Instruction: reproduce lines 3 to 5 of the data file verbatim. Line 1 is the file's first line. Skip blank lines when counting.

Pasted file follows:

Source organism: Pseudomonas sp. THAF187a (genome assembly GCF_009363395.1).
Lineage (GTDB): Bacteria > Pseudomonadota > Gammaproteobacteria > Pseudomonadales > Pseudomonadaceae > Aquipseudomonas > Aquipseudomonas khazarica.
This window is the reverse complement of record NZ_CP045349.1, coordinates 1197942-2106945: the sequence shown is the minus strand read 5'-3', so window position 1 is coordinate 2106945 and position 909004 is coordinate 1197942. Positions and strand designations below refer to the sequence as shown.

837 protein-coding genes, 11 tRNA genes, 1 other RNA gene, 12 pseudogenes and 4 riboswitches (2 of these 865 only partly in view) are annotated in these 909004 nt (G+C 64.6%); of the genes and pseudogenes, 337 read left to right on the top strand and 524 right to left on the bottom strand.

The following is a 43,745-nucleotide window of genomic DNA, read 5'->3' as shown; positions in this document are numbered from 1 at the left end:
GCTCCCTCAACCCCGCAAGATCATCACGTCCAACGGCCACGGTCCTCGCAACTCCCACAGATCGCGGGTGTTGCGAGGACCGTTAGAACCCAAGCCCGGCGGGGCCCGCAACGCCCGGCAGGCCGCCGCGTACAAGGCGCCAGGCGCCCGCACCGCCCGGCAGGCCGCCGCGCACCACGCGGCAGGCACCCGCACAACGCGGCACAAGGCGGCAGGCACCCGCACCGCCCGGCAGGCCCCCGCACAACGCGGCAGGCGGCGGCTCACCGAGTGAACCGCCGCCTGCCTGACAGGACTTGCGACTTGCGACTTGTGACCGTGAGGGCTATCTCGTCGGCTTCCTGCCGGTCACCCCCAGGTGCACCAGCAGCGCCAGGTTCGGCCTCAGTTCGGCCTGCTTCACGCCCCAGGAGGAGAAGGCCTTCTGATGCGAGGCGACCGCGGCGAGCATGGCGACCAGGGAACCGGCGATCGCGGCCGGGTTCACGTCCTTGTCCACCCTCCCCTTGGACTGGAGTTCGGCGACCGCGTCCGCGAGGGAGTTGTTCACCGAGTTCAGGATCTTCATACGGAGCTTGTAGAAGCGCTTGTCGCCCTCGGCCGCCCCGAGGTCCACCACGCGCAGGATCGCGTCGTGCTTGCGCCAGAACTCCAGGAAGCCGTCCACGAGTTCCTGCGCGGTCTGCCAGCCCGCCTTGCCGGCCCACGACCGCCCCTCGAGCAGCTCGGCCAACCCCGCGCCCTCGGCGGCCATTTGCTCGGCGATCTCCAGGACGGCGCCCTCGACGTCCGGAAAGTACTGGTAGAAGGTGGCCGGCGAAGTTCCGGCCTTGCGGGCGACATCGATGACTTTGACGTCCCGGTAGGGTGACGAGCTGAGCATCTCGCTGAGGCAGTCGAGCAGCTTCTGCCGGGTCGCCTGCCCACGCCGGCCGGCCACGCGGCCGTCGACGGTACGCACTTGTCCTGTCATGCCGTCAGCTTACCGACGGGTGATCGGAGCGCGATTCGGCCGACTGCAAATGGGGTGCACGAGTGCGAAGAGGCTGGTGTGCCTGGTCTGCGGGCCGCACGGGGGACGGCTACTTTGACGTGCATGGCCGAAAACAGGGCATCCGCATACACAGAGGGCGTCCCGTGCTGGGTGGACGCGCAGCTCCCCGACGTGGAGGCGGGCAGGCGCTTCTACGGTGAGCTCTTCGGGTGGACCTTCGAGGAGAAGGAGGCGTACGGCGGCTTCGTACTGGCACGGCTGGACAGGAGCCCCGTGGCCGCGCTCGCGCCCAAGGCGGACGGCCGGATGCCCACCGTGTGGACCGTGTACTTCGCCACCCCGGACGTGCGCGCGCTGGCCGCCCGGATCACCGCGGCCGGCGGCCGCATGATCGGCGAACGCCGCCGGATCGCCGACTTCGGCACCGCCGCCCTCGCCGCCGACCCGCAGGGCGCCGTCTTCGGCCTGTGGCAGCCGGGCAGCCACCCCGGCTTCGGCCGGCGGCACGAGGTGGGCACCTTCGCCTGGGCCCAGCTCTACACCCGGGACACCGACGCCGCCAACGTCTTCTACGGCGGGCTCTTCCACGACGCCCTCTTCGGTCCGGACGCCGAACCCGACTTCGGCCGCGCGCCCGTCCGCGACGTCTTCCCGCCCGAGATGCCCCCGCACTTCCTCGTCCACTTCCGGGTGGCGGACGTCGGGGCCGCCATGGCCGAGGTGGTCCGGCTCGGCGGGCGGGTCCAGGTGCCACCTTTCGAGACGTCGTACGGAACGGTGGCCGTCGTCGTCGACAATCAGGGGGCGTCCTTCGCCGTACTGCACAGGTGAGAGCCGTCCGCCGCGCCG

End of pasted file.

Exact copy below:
This window is the reverse complement of record NZ_CP045349.1, coordinates 1197942-2106945: the sequence shown is the minus strand read 5'-3', so window position 1 is coordinate 2106945 and position 909004 is coordinate 1197942. Positions and strand designations below refer to the sequence as shown.

837 protein-coding genes, 11 tRNA genes, 1 other RNA gene, 12 pseudogenes and 4 riboswitches (2 of these 865 only partly in view) are annotated in these 909004 nt (G+C 64.6%); of the genes and pseudogenes, 337 read left to right on the top strand and 524 right to left on the bottom strand.

The following is a 43,745-nucleotide window of genomic DNA, read 5'->3' as shown; positions in this document are numbered from 1 at the left end: